|Publication number||US4098272 A|
|Application number||US 05/616,660|
|Publication date||Jul 4, 1978|
|Filing date||Sep 25, 1975|
|Priority date||Sep 25, 1975|
|Also published as||DE2643139A1|
|Publication number||05616660, 616660, US 4098272 A, US 4098272A, US-A-4098272, US4098272 A, US4098272A|
|Inventors||Jeffrey L. Stewart|
|Original Assignee||Bio-Med Devices Inc.|
|Export Citation||BiBTeX, EndNote, RefMan|
|Patent Citations (5), Referenced by (11), Classifications (6)|
|External Links: USPTO, USPTO Assignment, Espacenet|
Reference is made to two copending patent applications respectively for a Pediatric Respirator, filed on June 7, 1974 with Ser. No. 477,1974, now U.S. Pat. No. 3,949,749 and for a Portable Volume Cycled Respirator filed Feb. 25, 1974 with Ser. No. 445,758, now U.S. Pat. No. 3,910,270 both having been filed by the same inventor as for this application and assigned to the same assignee as for this application.
This invention relates to a respirator generally and more specifically to a portable respirator of the pneumatic type capable of ventilating many types of patients.
Respirators have been used for many years to aid the breathing cycles of patients in a variety of situations. Typically, a respirator may employ controls capable of regulating the supply of breathable gas to a patient mask during both inspiratory and expiratory phases.
In the U.S. patent to Sundblom et al. U.S. Pat. No. 3,669,108 a respirator is described to provide both volume and pressure breathing cycle control. In a volume cycled control, a predetermined volume of gas is supplied to a patient during a particular time period while in a pressure cycled control the inspiratory gas flow is terminated when a predetermined alveolar or airway pressure occurs.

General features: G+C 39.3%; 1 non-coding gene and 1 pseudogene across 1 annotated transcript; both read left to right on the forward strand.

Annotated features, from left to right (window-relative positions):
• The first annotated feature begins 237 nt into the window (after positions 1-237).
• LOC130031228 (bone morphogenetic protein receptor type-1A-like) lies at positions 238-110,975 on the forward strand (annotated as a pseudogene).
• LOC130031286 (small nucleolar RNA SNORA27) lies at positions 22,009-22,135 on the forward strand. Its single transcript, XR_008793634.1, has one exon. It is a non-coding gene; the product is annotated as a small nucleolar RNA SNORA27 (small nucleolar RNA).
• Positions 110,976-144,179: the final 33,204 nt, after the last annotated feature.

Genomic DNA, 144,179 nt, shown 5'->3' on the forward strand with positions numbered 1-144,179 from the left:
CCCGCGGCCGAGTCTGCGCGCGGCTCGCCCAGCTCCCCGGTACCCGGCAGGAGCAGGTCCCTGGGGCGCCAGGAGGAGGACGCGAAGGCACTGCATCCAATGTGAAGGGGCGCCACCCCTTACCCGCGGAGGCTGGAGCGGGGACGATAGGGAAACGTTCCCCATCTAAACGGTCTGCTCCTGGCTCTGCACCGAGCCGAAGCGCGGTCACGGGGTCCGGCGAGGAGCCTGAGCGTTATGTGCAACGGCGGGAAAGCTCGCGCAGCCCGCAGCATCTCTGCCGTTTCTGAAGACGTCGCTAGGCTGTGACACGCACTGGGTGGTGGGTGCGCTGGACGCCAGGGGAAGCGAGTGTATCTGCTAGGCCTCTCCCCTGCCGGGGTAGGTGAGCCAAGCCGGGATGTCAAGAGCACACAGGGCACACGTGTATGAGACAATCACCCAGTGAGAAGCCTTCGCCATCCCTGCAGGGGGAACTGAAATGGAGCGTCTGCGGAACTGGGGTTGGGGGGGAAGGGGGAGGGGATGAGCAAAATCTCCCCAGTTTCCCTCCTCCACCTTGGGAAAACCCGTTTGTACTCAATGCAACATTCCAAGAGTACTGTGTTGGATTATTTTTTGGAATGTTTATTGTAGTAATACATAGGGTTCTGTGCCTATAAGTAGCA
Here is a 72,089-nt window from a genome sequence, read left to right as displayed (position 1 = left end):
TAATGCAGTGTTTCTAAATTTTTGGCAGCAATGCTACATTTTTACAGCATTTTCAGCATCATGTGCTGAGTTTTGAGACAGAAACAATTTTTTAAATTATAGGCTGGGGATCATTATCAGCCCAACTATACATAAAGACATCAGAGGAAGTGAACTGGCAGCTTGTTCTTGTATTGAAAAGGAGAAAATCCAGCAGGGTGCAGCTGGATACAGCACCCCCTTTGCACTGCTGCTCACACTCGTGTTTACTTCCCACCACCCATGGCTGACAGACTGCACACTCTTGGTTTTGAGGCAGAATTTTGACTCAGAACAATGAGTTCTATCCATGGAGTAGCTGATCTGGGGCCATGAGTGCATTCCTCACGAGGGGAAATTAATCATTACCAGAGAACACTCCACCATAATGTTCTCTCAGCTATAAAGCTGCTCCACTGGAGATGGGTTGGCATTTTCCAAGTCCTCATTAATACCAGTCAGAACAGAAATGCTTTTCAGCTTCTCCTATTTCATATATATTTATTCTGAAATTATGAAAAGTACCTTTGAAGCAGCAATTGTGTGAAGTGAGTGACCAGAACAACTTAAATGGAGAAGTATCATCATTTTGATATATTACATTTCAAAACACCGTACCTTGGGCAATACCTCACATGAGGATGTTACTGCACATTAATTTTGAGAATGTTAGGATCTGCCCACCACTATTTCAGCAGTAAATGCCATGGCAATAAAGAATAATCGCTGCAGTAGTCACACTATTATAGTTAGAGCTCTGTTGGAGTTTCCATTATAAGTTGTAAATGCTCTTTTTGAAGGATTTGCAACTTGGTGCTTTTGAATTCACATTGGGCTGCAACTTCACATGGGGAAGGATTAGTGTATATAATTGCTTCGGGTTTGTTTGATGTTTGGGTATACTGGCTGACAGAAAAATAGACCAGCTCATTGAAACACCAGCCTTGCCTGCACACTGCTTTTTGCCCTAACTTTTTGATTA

In the Sundblom patent the illustrated respirator provides a variety of different operational conditions. For example, with one type of control one may automatically maintain a preset ratio of inspiratory time to expiratory time. Other controls permit an independent setting of the inspiratory time or tidal volume, manual override and a flow pattern adjustment to determine limits for the initial and terminal gas flows.
The automatic control over ratio of inspiratory time to expiratory time is achieved in the Sundblom patent respirator by allowing the pressure in a gas chamber to build up during the inspiratory cycle. The final gas pressure attained then becomes a function of the inspiratory time and the volume of gas stored during the inspiratory cycle. The final gas pressure attained then becomes a function of the inspiratory time and the volume of gas stored during this period is controllably discharged to set an expiratory time period.
With a respirator in accordance with the invention, a plurality of pneumatic bistable elements are employed to provide a compact respirator with a predetermined inspiratory to expiratory time ratio or vice versa. The bistable elements provide a compact respirator with a manual control and a demand circuit. The respirator has few controls and a construction which enables a low gas consumption for relatively long use in areas having a limited supply of gas.
With a pneumatic respirator in accordance with the invention, improved reliability is obtained by using a minimum of moving parts and employing a common pneumatic bistable element to provide a variety of logic functions.
With a pneumatic respirator in accordance with the invention, a measurement of alveolar or airway pressure at the end of an inspiratory phase may be conveniently measured and indicated.